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RespectAbility Invites People with Disabilities to Share COVID-19 Experiences and Organize Online

CDC reports that approximately 90% of people hospitalized with COVID-19 have underlying conditions

Los Angeles, Califonia, April 15 – As the CDC reports that approximately 90% of people hospitalized with COVID-19 have underlying conditions, the nonprofit disability organization RespectAbility is inviting people with disabilities to share experiences and organize online.

Said Jennifer Laszlo Mizrahi, president of RespectAbility, “People with disabilities are disproportionally impacted by both the health and economic consequences of the COVID-19 crisis. People with disabilities urgently need to be there for each other and to organize so leaders understand our lives and future are at stake.”

RespectAbility is inviting people with disabilities from across America to join in a series of Zoom gatherings. The purpose of the gatherings is for individuals to share experiences, brainstorm ideas, prioritize issues and bring solutions forward to decision makers and service providers. RespectAbility’s virtual events include separate sessions for people who are blind, use wheelchairs, are young adults with disabilities, have developmental disabilities, and for women with a variety of disabilities. Participants may choose one or more sessions to attend. Additional sessions will be added later.

People with disabilities who are at extreme risk from the virus have several other unique challenges. For example, people with disabilities who are living on their own have limited access to food. It’s vital for the government to urgently move so that people with disabilities who depend on SNAP benefits or the families of children with disabilities who use WIC can use them for online grocery deliveries and for delivery from local restaurants, avoiding risks of getting sick. Additionally, it’s vital to include people with significant disabilities in access to Meals on Wheels. A version of this is now helping the cities of Los Angeles and NYC to provide food delivery for people with disabilities, but most of the country has no such options. Said Mizrahi, “People with disabilities should not be forced to choose between food and risking their lives from COVID-19.”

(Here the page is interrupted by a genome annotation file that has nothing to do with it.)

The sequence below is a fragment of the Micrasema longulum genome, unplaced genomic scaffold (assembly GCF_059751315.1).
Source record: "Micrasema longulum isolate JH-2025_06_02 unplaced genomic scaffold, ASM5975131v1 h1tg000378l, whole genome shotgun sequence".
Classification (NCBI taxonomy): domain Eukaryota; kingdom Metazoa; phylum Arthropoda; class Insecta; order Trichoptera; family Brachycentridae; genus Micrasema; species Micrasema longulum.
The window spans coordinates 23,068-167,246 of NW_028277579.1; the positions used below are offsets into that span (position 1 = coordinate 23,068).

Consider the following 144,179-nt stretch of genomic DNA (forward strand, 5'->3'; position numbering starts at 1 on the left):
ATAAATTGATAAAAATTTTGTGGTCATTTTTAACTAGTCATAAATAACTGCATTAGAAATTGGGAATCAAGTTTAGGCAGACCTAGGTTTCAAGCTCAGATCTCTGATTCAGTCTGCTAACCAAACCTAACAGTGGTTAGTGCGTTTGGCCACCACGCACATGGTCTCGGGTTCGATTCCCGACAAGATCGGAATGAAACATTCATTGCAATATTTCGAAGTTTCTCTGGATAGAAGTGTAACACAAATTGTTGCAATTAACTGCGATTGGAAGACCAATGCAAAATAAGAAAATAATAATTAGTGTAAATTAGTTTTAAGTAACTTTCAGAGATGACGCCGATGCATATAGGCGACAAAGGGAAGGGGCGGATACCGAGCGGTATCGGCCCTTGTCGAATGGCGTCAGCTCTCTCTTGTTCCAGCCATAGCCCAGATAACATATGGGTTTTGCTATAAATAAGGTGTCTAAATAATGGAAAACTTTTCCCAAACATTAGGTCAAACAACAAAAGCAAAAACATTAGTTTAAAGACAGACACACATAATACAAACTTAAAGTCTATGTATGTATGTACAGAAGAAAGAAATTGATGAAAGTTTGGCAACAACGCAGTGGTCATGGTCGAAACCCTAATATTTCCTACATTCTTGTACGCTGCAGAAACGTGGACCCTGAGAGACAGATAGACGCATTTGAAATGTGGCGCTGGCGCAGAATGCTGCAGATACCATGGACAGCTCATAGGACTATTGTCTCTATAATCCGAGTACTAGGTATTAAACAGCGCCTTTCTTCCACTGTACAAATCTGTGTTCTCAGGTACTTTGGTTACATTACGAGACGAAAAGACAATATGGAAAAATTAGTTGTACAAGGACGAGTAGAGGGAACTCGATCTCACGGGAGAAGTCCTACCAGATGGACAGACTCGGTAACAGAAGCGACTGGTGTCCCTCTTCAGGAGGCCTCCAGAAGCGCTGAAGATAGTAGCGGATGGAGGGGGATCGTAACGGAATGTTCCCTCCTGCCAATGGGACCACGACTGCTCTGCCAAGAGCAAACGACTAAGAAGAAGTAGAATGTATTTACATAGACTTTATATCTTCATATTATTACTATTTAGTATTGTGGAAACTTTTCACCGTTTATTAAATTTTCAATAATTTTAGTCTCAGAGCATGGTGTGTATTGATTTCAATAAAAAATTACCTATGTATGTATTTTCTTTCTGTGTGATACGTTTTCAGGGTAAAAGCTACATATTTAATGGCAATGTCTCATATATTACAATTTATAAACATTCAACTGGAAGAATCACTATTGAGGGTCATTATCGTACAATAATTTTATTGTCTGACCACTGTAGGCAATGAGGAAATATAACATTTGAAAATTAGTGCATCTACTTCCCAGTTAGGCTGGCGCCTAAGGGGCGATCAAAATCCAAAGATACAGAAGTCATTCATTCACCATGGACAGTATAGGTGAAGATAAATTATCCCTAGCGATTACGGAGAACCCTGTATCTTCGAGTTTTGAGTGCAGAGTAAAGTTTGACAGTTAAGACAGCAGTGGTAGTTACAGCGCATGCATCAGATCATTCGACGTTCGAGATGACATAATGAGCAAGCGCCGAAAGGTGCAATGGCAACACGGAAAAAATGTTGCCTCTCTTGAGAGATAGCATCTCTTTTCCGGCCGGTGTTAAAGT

Other key issues for people with disabilities include:

  • The lives of people with disabilities in group and nursing homes are at risk from other residents and caregivers who may bring the virus into their facilities. They urgently need access to masks and other key protective materials.
  • More online medical and mental health services is needed.
  • Accessible and appropriate online education is necessary for students with disabilities.
  • Immigrants with disabilities and their families must not be excluded from solutions to the current crisis.
  • An inclusive employment-first focus needs to be front and center in all employment programs for when the crisis lifts.

All of the online zoom gatherings are free and open to people with disabilities. Captioning is provided for all gatherings, and RespectAbility welcomes other accommodation requests. More information and registration can be found online: https://www.respectability.org/2020/04/covid-19-gatherings.

Fourteen diverse people with and without disabilities smiling in a Zoom group meeting. Text: COVID-19 Virtual Gatherings

Meet the Author

Jennifer Laszlo Mizrahi
Jennifer Laszlo Mizrahi

Jennifer Laszlo Mizrahi is the President of RespectAbility, a nonprofit organization fighting stigmas and advancing opportunities for people with disabilities. She regularly works with disability organizations, national, state and local policy leaders, workforce development professionals, media, employers, philanthropists, celebrities and faith-based organizations in order to expand opportunities for people with disabilities. To reach her, email JenniferM@RespectAbility.org.

1 comment… add one
  • Avatar Sharon Thompson-Lloyd May 11, 2020, 12:43 am

    I’m really frustrated because the IRS hasn’t addressed disabled seniors with a representative payee. They jumped from SSDI to SSI, & Vets. As of yet they have no dates for stimulus payments for us. We don’t know where to go, or who to turn to. I was under the assumption, I was a Social Security Disability Insurance. I have neighbors on SSDI, whom have already received their stimulus. We that are stuck with representative payee’s feel left out. Hopefully you will be able to find out this information. I find this unacceptable.

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